La broderie de perles by Yukiko Ogura: Have seen a few pretty pics from the pages of this book. Lots of flowers, which I like.
Bead Embroidery by Yukiko Ogura: Another book by the same japanese embroiderer. This one focuses more on techniques while the french book is all about flower patterns. A book that's gotten many good reviews and based on what I've seen in her other book, I'm sure it's very much worth buying one day.
Bead Embroidery by Valerie Campbell-Harding & Pamela Watts: Found it while stumbling on an embroidery technique called "trapped beads". Description says it also includes machine embroidery. Not that I touch a sewing machine if it can be avoided (always have preferred hand tools in all materials), but it's interesting and not that usual in books [I've blogged -- on my other blog -- about machine bead embroidery if you want to learn more.]
Bead and Sequin Embroidery Stitches by Stanley Levy: A book mentioned on Saturday Sequins in her bead embroidery resource post (good read if you want to give bead embroidery a try!). Why not expand and learn some more about sequin stitches/techniques too?
A-Z of Bead Embroidery: Ah, yes, this is the book mentioned in the beginning of this post. Flipped through the preview at the publisher's website and it seems of some interest.
Bead Embroidery Stitch Samples by CRK Design and Yasuko Endo: I've only seen the cover of this book. Maybe it's not that interesting, maybe it's just like Jane Davis' book. But I like the cover. [UPDATE: I found a short preview at the Interweave store -- it isn't released yet, by the way.]
Beaded Dimensional Embroidery (Milner Craft Series) by Helan Pearce: Have I seen pages from this book? I must have since it's included in my list, but I can't pinpoint exactly what it was that made me list this one... (Both Pearce and Davis seem to be in the A-Z book too.)
Finishing Techniques for Bead Embroidery Projects by Robin Atkins: Always useful to learn and consider how to finish a project properly. And I want to do wall hangings or something, which needs good framing/finishing/suspension and that's not always like finishing jewellery. (This book can be bought directly from the author. No ISBN = not sold in book shops.)
And that's my list. At least my list as it looks on the evening of June 23rd. Of cause, this list only includes bead embroidery books. I also have books that partially includes beads that's on my wishlist, but for this post I drew the line at bead embroidery only titles.
If you have a good bead embroidery book that you think I should add to the list, don't hesitate to comment (preferrably with a reason for why it's so good). Or if you have read one of the above books, I'd love to hear what you thought of it: would you recommend it or should I buy something else? All and any tips and/or comments more than welcome!
Friday, 22 June 2012
Ah, yes, forgot to do a piccy in english so the swedish greeting will have to do. I'm actually working Friday morning (early in the morning -- there goes my plan to stay up late to get som halfway-to-midnight-but-it's-still-twilight photos) so this post is a scheduled one so I don't forget to wish you all a happy midsummer's eve.
Thursday, 21 June 2012
I mentioned in the Helsingborg post that I had a find to share. Nothing big and not a thing. It's a magazine article find.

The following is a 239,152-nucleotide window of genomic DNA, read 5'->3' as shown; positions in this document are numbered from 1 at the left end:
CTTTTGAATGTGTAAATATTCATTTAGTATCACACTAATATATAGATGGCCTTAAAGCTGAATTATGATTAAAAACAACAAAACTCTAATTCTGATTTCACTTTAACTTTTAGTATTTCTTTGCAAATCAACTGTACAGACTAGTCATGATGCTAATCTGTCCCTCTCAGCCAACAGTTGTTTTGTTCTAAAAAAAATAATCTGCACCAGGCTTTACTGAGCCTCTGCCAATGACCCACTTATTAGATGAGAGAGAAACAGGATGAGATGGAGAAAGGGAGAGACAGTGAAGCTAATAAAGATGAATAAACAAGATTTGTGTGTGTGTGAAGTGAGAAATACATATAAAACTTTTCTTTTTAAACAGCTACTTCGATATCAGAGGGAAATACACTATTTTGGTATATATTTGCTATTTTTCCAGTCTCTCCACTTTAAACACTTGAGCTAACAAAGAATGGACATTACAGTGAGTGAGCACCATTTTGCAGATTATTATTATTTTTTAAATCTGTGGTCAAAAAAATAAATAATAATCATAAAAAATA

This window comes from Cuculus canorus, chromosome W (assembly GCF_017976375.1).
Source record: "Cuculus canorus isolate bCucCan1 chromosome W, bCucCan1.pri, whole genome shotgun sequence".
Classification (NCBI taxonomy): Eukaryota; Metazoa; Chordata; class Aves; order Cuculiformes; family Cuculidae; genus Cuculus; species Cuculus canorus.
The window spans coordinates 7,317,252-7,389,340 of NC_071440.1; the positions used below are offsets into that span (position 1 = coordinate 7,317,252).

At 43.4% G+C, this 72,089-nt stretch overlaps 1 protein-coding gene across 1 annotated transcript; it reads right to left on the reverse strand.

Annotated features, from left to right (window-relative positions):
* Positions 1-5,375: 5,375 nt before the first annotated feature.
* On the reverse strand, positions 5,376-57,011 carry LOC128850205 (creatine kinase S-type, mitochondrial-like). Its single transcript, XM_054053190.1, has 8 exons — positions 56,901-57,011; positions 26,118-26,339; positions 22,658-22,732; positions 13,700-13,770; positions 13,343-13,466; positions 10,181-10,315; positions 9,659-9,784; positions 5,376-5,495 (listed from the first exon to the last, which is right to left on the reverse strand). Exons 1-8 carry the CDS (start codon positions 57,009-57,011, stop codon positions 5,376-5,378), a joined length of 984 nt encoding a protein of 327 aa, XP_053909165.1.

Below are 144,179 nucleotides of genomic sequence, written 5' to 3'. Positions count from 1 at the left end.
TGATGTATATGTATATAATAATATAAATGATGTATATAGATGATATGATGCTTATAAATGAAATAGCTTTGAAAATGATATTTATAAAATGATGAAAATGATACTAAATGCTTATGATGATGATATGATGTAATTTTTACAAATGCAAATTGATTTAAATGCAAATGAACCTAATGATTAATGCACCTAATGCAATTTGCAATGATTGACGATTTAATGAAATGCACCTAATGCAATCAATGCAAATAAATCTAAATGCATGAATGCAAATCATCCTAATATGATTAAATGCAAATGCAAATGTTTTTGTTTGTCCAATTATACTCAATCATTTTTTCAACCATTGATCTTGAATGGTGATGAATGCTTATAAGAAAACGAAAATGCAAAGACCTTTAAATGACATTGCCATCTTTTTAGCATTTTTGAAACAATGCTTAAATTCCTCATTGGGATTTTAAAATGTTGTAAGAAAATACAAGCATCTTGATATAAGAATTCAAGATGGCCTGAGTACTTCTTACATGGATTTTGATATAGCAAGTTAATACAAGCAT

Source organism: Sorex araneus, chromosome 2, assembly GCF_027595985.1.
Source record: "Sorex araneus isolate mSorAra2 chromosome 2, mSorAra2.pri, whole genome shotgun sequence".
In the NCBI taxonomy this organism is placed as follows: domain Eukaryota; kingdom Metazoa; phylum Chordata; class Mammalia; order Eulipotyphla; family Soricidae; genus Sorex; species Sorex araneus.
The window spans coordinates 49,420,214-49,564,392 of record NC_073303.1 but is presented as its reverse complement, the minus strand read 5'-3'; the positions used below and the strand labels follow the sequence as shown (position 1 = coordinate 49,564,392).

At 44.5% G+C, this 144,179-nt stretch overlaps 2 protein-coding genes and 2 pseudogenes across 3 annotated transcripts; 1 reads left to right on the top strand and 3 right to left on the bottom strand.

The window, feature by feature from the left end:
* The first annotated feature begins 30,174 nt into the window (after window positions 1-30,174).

It all started because few stores in Helsingborg are open on a Sunday so we went to Pressbyrån to look for a copy of the new rose-themed issue of Hemslöjd. I told my sis to keep an eye out for it while looking through all the magazine shelves, commenting and looking for something of interest. My sis found it first, but what she picked up and showed me was the mag next to it, norwegian Bunad (issue 2-2012). I'm not sure why she picked it up to show. Maybe she wanted to say "look, a norwegian hemslöjd magazine" or "look at those girls on the cover" (in colourful and patterned folk costumes) or "look at that price". Either way, I took the copy, flipped through it -- and there it was! An upphlutur.
I've never seen icelandic folk costumes (Þjóðbúningurinn) before and this particular one is very different from the scanian and swedish folkdräkter and bygdedräkter I've seen. (Not just because the other scandinavian/nordic costumes are regional while the icelandic ones are national.) I really liked the simplicity of the black-and-white upphlutur. And above all I loved the embellishments. At first I thought it was like goldwork, metallic threads embroidered onto the cloth. It didn't look like plain embroidery floss so my guess was goldwork with silver threads. Then I looked closer and saw that it was in fact silver filigree (real, handmade silver filigree) stitched to the bodice. Two of my favourite things in one: metalwork and embroidery!
Look at that!
The mother inherited her dress, which has vermeil filigree instead of just silver, from her grandmother, who in turn was given it in the 1920's (so it's really old). At that time this type of upphlutur was relatively new. It was designed by Gudmundura Thoroddsen in the early 20th century. The upphlutur itself was originally part -- or more precisely the "undergarment" -- of another folk costume, the faldbúningur (see this photo). When it was warm the faldbúningur could be worn without the jacket and from that the upphlutur was developed as a folk costume in its own right. The colours can vary. The bodice is often black but can also be e.g. blue or red. As you can see, different types of aprons are also used and the embellishments varies. The cap that goes with the dress is called skotthúfa or, in english, icelandic tail cap.